After school, we flocked in groups, to our private tuition classes. In my tuition class, we were mostly children of parents, who had very little or no idea about English or Marathi. We were children of migrant industrial workers and security men. With great enthusiasm, I handed over my Marathi composition book to Bora Miss, my Marwari Jain tuition teacher. I honestly felt that she would appreciate the essay. I was wrong. With a glance or two, she skimmed through the essay and looked at me with disapproval. She took out a Navneet essay guide and marked a few pages for me to memorize. Those pages dealt with the same topic, differently. I never asked for reasons back then. I obeyed my tuition teacher. I memorized those pages, killing my earlier felt nascent joy. The essay that I memorized described a family picnic to a temple and an adjoining garden. This family did not discuss or prepare any interesting recipes. They had sandwiches and chapatis with fruit juice and salads. All packed in silver foil. No spilling, no spice, no laborious preparation and well, no mutton.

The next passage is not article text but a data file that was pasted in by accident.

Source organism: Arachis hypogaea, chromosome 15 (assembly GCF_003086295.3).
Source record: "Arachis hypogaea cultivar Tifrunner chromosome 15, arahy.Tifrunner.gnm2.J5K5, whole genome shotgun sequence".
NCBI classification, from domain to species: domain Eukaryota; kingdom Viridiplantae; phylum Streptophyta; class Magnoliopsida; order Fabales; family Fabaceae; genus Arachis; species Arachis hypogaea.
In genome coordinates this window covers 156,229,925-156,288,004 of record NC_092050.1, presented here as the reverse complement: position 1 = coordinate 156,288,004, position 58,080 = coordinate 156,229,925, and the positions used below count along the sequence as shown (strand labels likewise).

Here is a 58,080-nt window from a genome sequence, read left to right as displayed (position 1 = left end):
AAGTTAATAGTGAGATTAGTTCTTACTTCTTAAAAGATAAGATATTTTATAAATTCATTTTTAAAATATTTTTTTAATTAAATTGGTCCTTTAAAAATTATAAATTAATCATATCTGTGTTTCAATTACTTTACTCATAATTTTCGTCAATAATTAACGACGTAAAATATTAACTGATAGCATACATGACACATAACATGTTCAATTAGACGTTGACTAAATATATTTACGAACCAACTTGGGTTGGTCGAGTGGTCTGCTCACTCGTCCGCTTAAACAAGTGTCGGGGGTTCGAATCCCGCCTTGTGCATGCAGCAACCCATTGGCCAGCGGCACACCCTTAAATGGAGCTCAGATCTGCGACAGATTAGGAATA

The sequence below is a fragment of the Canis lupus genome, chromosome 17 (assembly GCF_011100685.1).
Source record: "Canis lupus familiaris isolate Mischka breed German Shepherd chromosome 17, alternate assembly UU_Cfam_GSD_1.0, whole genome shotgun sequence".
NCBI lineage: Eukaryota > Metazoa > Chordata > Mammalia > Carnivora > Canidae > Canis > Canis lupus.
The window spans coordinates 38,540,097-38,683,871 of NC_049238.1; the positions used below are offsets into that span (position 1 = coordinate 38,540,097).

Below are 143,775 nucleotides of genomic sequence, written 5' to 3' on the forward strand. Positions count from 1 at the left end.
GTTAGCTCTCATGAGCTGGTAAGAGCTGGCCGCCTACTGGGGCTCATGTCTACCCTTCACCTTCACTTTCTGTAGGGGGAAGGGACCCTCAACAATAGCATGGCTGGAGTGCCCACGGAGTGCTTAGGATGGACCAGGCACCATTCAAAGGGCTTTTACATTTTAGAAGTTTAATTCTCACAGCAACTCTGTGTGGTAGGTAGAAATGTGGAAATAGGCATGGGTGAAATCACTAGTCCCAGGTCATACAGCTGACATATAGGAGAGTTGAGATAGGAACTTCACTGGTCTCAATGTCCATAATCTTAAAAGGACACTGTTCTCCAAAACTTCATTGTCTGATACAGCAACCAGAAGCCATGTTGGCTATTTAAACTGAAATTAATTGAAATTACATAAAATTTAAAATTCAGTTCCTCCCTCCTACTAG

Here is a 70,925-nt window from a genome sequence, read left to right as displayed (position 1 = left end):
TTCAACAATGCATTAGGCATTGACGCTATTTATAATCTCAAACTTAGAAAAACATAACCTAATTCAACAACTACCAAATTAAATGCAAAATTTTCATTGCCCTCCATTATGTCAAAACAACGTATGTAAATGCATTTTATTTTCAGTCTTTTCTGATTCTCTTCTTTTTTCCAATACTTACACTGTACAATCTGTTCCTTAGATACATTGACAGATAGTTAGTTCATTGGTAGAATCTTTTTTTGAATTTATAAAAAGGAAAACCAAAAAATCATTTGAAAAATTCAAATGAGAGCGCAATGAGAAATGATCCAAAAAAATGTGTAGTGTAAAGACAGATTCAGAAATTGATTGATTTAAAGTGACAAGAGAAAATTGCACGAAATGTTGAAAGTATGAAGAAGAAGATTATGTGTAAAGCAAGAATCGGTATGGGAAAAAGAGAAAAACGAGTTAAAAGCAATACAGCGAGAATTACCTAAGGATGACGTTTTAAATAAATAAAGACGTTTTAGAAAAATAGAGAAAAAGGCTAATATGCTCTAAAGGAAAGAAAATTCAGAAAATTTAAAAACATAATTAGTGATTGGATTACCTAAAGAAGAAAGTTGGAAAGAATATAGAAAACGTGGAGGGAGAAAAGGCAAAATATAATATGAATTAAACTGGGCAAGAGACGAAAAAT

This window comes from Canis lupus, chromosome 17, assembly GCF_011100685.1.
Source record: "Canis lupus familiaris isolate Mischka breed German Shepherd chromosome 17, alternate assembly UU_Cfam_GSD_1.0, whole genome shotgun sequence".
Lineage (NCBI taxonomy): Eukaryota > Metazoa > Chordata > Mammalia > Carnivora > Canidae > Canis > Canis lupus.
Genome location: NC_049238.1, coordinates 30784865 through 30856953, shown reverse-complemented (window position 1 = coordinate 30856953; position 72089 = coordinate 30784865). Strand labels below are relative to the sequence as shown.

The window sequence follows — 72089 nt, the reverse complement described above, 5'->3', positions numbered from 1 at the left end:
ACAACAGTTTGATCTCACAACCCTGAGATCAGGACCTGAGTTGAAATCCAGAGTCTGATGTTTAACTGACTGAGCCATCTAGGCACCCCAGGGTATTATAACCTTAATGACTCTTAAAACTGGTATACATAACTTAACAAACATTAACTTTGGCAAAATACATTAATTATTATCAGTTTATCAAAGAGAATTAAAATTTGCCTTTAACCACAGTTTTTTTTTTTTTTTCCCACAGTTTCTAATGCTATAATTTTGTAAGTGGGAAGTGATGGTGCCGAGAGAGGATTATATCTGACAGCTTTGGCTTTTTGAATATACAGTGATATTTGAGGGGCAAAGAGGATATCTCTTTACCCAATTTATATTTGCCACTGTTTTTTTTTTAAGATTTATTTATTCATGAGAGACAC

Today when I think of this story, I understand the reasons for my joy and its subsequent killing. Rita Diza Nikam was a Maharashtrian Dalit Christian teacher. She taught with a creative missionary zeal. She picked and processed examples from her context – a context, which resonated with mine. We connected over mutton and its affect. Her essay was agential and privileged good storytelling. It spoke to a different audience. It subverted the caste protocols of the usual essays made available to a class 6 student. More precisely, it replaced the tasteless, oppressive protocol of food with tasty and real descriptions.